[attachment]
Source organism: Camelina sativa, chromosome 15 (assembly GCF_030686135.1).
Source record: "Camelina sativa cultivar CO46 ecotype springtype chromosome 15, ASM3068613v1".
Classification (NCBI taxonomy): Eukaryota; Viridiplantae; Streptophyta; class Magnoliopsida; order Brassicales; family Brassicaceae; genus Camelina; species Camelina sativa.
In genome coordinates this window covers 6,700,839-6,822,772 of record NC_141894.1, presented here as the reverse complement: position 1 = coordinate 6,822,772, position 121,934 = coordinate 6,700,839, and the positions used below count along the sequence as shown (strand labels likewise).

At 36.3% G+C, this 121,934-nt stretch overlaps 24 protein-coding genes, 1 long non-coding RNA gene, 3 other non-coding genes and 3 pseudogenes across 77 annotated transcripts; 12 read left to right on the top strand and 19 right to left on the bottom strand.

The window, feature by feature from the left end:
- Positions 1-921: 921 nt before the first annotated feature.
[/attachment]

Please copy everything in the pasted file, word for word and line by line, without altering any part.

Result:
Source organism: Camelina sativa, chromosome 15 (assembly GCF_030686135.1).
Source record: "Camelina sativa cultivar CO46 ecotype springtype chromosome 15, ASM3068613v1".
Classification (NCBI taxonomy): Eukaryota; Viridiplantae; Streptophyta; class Magnoliopsida; order Brassicales; family Brassicaceae; genus Camelina; species Camelina sativa.
In genome coordinates this window covers 6,700,839-6,822,772 of record NC_141894.1, presented here as the reverse complement: position 1 = coordinate 6,822,772, position 121,934 = coordinate 6,700,839, and the positions used below count along the sequence as shown (strand labels likewise).

At 36.3% G+C, this 121,934-nt stretch overlaps 24 protein-coding genes, 1 long non-coding RNA gene, 3 other non-coding genes and 3 pseudogenes across 77 annotated transcripts; 12 read left to right on the top strand and 19 right to left on the bottom strand.

The window, feature by feature from the left end:
- Positions 1-921: 921 nt before the first annotated feature.